Home DNA testing company FamilyTreeDNA has apologized for failing to disclose it was sharing genetic information with the FBI in an attempt to solve violent crimes. Loyal users say they feel betrayed.
Previously, the company had marketed itself as a leader of consumer privacy and a fierce protector of user data. Unlike some of its competitors, it said it refused to sell information to third parties. However, the Houston-based firm quietly and voluntarily agreed in 2018 to open its database of more than 2 million DNA samples in its laboratory to the FBI to help identify suspects and victims of unsolved rapes and murders.
FamilyTreeDNA’s president, Bennett Greenspan, defended the agreement with the FBI but apologized for not revealing it sooner.
“I am genuinely sorry for not having handled our communications with you as we should have”, Mr Greenspan told his clients. “We’ve received an incredible amount of support from those of you who believe this is an opportunity for honest, law-abiding citizens to help catch bad guys and bring closure to devastated families.”
The company has not disclosed how many cases the FBI has worked on, but Mr Greenspan said it was “a handful of DNA samples for cold cases from the FBI”.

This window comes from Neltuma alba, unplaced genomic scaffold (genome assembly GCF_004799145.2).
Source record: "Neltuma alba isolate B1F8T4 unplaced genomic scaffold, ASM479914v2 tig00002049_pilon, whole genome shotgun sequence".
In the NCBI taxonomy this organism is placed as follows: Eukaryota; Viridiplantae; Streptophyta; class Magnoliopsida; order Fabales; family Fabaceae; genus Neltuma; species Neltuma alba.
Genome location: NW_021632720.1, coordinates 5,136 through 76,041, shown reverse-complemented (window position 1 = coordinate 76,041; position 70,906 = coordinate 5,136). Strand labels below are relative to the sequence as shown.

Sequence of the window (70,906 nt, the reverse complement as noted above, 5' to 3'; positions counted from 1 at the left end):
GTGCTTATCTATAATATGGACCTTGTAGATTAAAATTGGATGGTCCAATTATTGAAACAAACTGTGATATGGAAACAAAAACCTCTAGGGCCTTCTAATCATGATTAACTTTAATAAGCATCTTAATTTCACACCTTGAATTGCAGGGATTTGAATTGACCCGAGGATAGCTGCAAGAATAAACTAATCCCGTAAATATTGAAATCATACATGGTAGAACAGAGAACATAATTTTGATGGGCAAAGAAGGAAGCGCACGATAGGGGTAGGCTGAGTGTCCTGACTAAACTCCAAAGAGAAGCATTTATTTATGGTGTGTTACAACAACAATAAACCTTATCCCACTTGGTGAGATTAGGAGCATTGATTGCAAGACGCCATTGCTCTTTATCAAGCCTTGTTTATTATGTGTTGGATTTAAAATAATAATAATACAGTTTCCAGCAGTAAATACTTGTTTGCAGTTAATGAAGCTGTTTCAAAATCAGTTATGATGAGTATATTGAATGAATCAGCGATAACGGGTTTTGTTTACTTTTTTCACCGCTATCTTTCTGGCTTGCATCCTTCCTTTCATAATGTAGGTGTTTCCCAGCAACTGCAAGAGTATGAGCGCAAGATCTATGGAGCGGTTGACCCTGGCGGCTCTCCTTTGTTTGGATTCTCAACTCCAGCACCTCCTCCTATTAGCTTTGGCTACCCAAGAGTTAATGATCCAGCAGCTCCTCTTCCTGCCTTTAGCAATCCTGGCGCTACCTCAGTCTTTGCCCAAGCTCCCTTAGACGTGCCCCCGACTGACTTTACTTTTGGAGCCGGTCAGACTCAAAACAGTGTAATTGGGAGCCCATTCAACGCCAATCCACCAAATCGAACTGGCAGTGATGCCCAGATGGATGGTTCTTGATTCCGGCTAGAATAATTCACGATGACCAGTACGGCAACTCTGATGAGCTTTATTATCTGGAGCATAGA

Privacy debate continues
The debate continues over privacy and ethical issues with crime investigators using genealogical sites to solve cases. There is a lack of universal regulations governing direct-to-consumer genetic testing in the USA: companies can use their data without consumers’ knowledge.
The popularity of consumer DNA tests has risen steeply in recent years, with major sites like Ancestry.com and 23andMe offering personalized ancestry reports and tools to find possible relatives. They have also helped law enforcement agencies solve high-profile cases such as the Golden State Killer last year.
In the past, investigators have used open-source sites such as GEDmatch, which is free, to find DNA matches and possible relatives. The arrangement with FamilyTreeDNA is the first known commercial site to provide services without a subpoena or warrant.
FamilyTreeDNA says that the FBI will have access to its website like any other user. After a person’s DNA file has been uploaded, investigators can search for potential relatives with overlapping DNA. In addition, the company’s genetic testing laboratory, Gene by Gene, has agreed to create data profiles from DNA samples provided by the FBI, which can then be plugged into other family history sites.
Millions of people have submitted their DNA to companies like FamilyTreeDNA in recent years, and hundreds more do so every week. While they represent a small fraction of all people, researchers say that the pool of profiles is large enough to allow 60% of white Americans – the primary users of DNA sites in the USA – to be identified through the databases. Once 3 million Americans have uploaded their genomes to public genealogy websites nearly everyone in the USA would be identifiable, they say.
Rest assured: AlphaBiolabs does not store personal data including our customers’ DNA profiles. We also don’t sell on any information. You can read more about our privacy and DNA testing here. To find out about our range of DNA testing services call us now on 727-325-2902, visit us or email firstname.lastname@example.org.